Re: ISO and HTML

Dave Carter (
Wed, 2 Apr 1997 11:40:26 +0100 (BST)

Date: Wed, 2 Apr 1997 11:40:26 +0100 (BST)
From: Dave Carter <>
To: Jukka Korpela <>
cc: Paul Prescod <>,
Subject: Re: ISO and HTML
In-Reply-To: <>
Message-ID: <Pine.GSO.3.94.970402113432.23862J-100000@cass40>

On Wed, 2 Apr 1997, Jukka Korpela wrote:

> On Fri, 28 Mar 1997, Paul Prescod wrote:
> > ISO is not competing with the W3C or IETF. They are
> > validating W3Cs efforts in an international forum.
> If they are, why does
> list 29 (twenty-nine) differences between the HTML ISO proposal
> and the HTML 3.2 specification?
> Some of the differences are irrelevant or something which
> might well be adopted as clarifications to HTML 3.2 (simply
> by an announcement from W3C, for example, or by changing
> the 3.2 spec). But some of them are really strange like
> making CENTER element illegal, requiring that CENTRE be
> a recognized alternative spelling to CENTER (as an attribute
> value), and removing DIR and MENU since are "simply
> sugared syntax for the <UL> element" (i.e. because implementors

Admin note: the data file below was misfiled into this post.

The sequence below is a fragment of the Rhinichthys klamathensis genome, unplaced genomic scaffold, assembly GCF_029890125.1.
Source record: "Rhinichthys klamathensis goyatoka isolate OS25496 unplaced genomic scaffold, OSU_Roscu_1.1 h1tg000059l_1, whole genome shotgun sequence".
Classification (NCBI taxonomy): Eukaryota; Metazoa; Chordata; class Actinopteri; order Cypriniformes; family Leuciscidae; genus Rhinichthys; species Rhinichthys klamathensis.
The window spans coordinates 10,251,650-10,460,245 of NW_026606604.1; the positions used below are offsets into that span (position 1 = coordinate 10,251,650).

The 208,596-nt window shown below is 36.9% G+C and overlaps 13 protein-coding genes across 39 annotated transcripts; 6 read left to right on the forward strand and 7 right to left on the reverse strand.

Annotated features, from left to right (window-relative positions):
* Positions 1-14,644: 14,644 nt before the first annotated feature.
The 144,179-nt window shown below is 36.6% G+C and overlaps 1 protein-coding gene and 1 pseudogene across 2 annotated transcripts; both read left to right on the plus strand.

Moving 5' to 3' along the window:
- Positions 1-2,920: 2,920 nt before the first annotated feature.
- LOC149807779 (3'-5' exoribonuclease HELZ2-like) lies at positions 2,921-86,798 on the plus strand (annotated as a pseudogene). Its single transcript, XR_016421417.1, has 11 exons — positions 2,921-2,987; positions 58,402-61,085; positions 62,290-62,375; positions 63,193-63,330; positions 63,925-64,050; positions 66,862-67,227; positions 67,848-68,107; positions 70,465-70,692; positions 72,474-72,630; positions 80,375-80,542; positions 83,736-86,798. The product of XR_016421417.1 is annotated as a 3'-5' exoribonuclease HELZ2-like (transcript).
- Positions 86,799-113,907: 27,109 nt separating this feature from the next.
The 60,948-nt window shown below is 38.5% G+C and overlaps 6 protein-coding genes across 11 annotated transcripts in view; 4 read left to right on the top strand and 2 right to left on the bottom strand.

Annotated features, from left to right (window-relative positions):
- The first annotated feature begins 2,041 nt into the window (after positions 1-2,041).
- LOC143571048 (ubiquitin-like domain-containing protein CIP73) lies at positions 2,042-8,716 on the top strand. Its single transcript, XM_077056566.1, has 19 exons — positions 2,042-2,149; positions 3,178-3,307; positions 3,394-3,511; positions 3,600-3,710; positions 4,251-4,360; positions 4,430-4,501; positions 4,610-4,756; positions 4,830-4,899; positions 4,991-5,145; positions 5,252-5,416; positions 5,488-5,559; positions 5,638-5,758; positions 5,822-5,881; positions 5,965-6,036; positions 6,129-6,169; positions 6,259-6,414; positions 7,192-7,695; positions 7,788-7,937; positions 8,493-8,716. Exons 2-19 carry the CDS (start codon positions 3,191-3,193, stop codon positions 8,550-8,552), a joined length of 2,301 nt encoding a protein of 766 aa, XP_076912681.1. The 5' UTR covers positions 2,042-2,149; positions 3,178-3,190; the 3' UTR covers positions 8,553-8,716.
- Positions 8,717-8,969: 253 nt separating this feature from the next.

> have been lazy, implementing them using the same code as for UL).

What is strange about any of that??? It has been clear for a long
time that CENTRE should be an attribute to a block level element
and that <CENTER> was only included in 3.2 to appease Netscape.
CENTRE is the correct spelling where I come from, why should I be
penalised for using it. This is an advantage of having a proper
international body define standards, not an ad-hoc one from one
particular country that thinks it knows it all. 

> And some of them are good ideas in themselves, like sectioning
> elements, but involve a _fundamental_ change in the language.
> The same applies to miscellaneous ingredients picked up from
> HTML 3.0 and other earlier drafts.

Why then not put <MATH> back in. This is a requirement of many of
us. Its absence is the main reason that 3.2 is inadequate. 

> Basically because we have a working standard now which is
> sufficiently exact. Creating a more formal ISO standard
> inevitably means that some things will be changed, causing
> confusion. The standard would come out in a phase when we
> should be working on carefully improving the HTML language
> instead of discussing nuances of a specification which
> summarizes the common basis of HTML implementations as of
> early 1996.

Exact, but inadequate.

Dave Carter